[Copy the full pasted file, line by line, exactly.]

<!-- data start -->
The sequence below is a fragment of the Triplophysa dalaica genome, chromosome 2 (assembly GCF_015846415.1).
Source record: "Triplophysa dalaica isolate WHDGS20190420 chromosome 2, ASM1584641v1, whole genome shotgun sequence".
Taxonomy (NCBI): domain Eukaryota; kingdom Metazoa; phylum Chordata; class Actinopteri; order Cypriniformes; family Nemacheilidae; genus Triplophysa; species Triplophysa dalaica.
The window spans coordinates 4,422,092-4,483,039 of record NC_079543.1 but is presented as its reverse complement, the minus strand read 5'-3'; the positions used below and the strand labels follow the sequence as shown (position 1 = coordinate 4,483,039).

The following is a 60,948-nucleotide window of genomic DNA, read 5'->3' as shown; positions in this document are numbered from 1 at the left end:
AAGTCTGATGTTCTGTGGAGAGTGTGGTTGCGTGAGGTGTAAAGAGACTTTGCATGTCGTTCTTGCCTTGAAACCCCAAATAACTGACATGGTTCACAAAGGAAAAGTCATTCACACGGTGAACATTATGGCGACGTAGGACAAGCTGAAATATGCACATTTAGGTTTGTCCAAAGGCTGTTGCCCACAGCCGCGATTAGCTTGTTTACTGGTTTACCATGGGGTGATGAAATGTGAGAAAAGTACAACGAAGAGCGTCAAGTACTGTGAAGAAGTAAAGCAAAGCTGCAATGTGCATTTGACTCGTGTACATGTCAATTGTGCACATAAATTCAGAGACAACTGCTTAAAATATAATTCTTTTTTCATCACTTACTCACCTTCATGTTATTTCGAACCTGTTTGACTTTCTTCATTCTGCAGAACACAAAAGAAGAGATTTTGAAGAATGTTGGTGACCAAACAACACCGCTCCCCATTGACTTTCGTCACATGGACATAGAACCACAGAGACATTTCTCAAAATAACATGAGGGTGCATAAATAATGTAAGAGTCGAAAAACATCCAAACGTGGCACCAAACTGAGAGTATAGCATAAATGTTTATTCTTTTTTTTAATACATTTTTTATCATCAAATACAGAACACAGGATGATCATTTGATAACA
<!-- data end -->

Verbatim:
The sequence below is a fragment of the Triplophysa dalaica genome, chromosome 2 (assembly GCF_015846415.1).
Source record: "Triplophysa dalaica isolate WHDGS20190420 chromosome 2, ASM1584641v1, whole genome shotgun sequence".
Taxonomy (NCBI): domain Eukaryota; kingdom Metazoa; phylum Chordata; class Actinopteri; order Cypriniformes; family Nemacheilidae; genus Triplophysa; species Triplophysa dalaica.
The window spans coordinates 4,422,092-4,483,039 of record NC_079543.1 but is presented as its reverse complement, the minus strand read 5'-3'; the positions used below and the strand labels follow the sequence as shown (position 1 = coordinate 4,483,039).

The following is a 60,948-nucleotide window of genomic DNA, read 5'->3' as shown; positions in this document are numbered from 1 at the left end:
AAGTCTGATGTTCTGTGGAGAGTGTGGTTGCGTGAGGTGTAAAGAGACTTTGCATGTCGTTCTTGCCTTGAAACCCCAAATAACTGACATGGTTCACAAAGGAAAAGTCATTCACACGGTGAACATTATGGCGACGTAGGACAAGCTGAAATATGCACATTTAGGTTTGTCCAAAGGCTGTTGCCCACAGCCGCGATTAGCTTGTTTACTGGTTTACCATGGGGTGATGAAATGTGAGAAAAGTACAACGAAGAGCGTCAAGTACTGTGAAGAAGTAAAGCAAAGCTGCAATGTGCATTTGACTCGTGTACATGTCAATTGTGCACATAAATTCAGAGACAACTGCTTAAAATATAATTCTTTTTTCATCACTTACTCACCTTCATGTTATTTCGAACCTGTTTGACTTTCTTCATTCTGCAGAACACAAAAGAAGAGATTTTGAAGAATGTTGGTGACCAAACAACACCGCTCCCCATTGACTTTCGTCACATGGACATAGAACCACAGAGACATTTCTCAAAATAACATGAGGGTGCATAAATAATGTAAGAGTCGAAAAACATCCAAACGTGGCACCAAACTGAGAGTATAGCATAAATGTTTATTCTTTTTTTTAATACATTTTTTATCATCAAATACAGAACACAGGATGATCATTTGATAACA